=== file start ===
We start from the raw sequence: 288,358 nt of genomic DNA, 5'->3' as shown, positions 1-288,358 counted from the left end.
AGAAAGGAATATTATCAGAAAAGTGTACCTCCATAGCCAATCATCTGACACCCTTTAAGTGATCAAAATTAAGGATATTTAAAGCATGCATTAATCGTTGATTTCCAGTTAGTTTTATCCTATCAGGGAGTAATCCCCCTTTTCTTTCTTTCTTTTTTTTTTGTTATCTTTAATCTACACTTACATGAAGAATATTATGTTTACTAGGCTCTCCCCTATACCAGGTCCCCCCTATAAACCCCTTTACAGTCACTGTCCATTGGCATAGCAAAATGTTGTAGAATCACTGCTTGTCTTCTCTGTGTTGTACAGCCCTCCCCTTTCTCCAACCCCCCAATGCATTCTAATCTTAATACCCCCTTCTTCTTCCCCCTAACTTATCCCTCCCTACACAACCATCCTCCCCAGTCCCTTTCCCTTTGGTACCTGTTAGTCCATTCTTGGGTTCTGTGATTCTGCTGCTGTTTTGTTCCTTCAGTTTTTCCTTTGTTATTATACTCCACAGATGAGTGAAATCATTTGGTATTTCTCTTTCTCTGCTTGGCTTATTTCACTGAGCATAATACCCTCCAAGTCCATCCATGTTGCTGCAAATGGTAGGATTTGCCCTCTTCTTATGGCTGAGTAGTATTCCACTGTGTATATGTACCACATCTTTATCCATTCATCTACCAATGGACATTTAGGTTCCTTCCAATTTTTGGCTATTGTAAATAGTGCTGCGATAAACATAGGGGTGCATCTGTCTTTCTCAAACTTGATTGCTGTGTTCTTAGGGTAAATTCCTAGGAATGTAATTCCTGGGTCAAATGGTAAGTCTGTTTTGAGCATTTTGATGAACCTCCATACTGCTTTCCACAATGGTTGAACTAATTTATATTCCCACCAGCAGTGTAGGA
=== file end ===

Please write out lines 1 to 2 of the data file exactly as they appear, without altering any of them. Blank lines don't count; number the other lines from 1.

We start from the raw sequence: 288,358 nt of genomic DNA, 5'->3' as shown, positions 1-288,358 counted from the left end.
AGAAAGGAATATTATCAGAAAAGTGTACCTCCATAGCCAATCATCTGACACCCTTTAAGTGATCAAAATTAAGGATATTTAAAGCATGCATTAATCGTTGATTTCCAGTTAGTTTTATCCTATCAGGGAGTAATCCCCCTTTTCTTTCTTTCTTTTTTTTTTGTTATCTTTAATCTACACTTACATGAAGAATATTATGTTTACTAGGCTCTCCCCTATACCAGGTCCCCCCTATAAACCCCTTTACAGTCACTGTCCATTGGCATAGCAAAATGTTGTAGAATCACTGCTTGTCTTCTCTGTGTTGTACAGCCCTCCCCTTTCTCCAACCCCCCAATGCATTCTAATCTTAATACCCCCTTCTTCTTCCCCCTAACTTATCCCTCCCTACACAACCATCCTCCCCAGTCCCTTTCCCTTTGGTACCTGTTAGTCCATTCTTGGGTTCTGTGATTCTGCTGCTGTTTTGTTCCTTCAGTTTTTCCTTTGTTATTATACTCCACAGATGAGTGAAATCATTTGGTATTTCTCTTTCTCTGCTTGGCTTATTTCACTGAGCATAATACCCTCCAAGTCCATCCATGTTGCTGCAAATGGTAGGATTTGCCCTCTTCTTATGGCTGAGTAGTATTCCACTGTGTATATGTACCACATCTTTATCCATTCATCTACCAATGGACATTTAGGTTCCTTCCAATTTTTGGCTATTGTAAATAGTGCTGCGATAAACATAGGGGTGCATCTGTCTTTCTCAAACTTGATTGCTGTGTTCTTAGGGTAAATTCCTAGGAATGTAATTCCTGGGTCAAATGGTAAGTCTGTTTTGAGCATTTTGATGAACCTCCATACTGCTTTCCACAATGGTTGAACTAATTTATATTCCCACCAGCAGTGTAGGA